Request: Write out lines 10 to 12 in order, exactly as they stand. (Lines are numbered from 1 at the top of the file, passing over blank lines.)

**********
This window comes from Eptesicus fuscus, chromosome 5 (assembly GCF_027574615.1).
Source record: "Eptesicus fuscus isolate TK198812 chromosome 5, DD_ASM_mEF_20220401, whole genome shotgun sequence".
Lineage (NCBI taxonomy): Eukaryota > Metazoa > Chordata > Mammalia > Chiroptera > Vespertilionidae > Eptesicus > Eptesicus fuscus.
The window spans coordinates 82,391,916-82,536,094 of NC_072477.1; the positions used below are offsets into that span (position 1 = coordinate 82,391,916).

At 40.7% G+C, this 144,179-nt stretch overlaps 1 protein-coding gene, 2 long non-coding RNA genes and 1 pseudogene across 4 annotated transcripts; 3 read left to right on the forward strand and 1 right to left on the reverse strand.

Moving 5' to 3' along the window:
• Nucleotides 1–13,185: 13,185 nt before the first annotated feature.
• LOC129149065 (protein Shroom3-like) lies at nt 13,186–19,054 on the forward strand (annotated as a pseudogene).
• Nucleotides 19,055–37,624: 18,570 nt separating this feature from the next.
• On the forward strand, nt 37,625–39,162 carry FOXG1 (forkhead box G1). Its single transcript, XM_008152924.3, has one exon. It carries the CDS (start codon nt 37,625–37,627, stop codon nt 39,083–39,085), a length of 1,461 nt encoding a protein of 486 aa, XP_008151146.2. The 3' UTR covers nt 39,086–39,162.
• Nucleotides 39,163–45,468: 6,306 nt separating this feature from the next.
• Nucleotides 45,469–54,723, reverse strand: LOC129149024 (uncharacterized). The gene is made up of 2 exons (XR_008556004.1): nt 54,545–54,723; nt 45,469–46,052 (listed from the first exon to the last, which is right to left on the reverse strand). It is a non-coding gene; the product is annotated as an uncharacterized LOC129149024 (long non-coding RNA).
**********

• On the forward strand, nt 37,625–39,162 carry FOXG1 (forkhead box G1). Its single transcript, XM_008152924.3, has one exon. It carries the CDS (start codon nt 37,625–37,627, stop codon nt 39,083–39,085), a length of 1,461 nt encoding a protein of 486 aa, XP_008151146.2. The 3' UTR covers nt 39,086–39,162.
• Nucleotides 39,163–45,468: 6,306 nt separating this feature from the next.
• Nucleotides 45,469–54,723, reverse strand: LOC129149024 (uncharacterized). The gene is made up of 2 exons (XR_008556004.1): nt 54,545–54,723; nt 45,469–46,052 (listed from the first exon to the last, which is right to left on the reverse strand). It is a non-coding gene; the product is annotated as an uncharacterized LOC129149024 (long non-coding RNA).